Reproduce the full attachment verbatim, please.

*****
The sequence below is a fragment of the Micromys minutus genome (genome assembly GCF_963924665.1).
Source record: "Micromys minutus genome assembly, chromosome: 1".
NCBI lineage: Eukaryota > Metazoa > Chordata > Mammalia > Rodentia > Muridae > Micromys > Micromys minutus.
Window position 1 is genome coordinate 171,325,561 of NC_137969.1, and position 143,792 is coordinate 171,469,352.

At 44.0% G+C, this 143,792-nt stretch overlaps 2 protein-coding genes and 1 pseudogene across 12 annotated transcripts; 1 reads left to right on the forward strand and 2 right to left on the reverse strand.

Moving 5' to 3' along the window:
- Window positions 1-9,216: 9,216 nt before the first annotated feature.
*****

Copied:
The sequence below is a fragment of the Micromys minutus genome (genome assembly GCF_963924665.1).
Source record: "Micromys minutus genome assembly, chromosome: 1".
NCBI lineage: Eukaryota > Metazoa > Chordata > Mammalia > Rodentia > Muridae > Micromys > Micromys minutus.
Window position 1 is genome coordinate 171,325,561 of NC_137969.1, and position 143,792 is coordinate 171,469,352.

At 44.0% G+C, this 143,792-nt stretch overlaps 2 protein-coding genes and 1 pseudogene across 12 annotated transcripts; 1 reads left to right on the forward strand and 2 right to left on the reverse strand.

Moving 5' to 3' along the window:
- Window positions 1-9,216: 9,216 nt before the first annotated feature.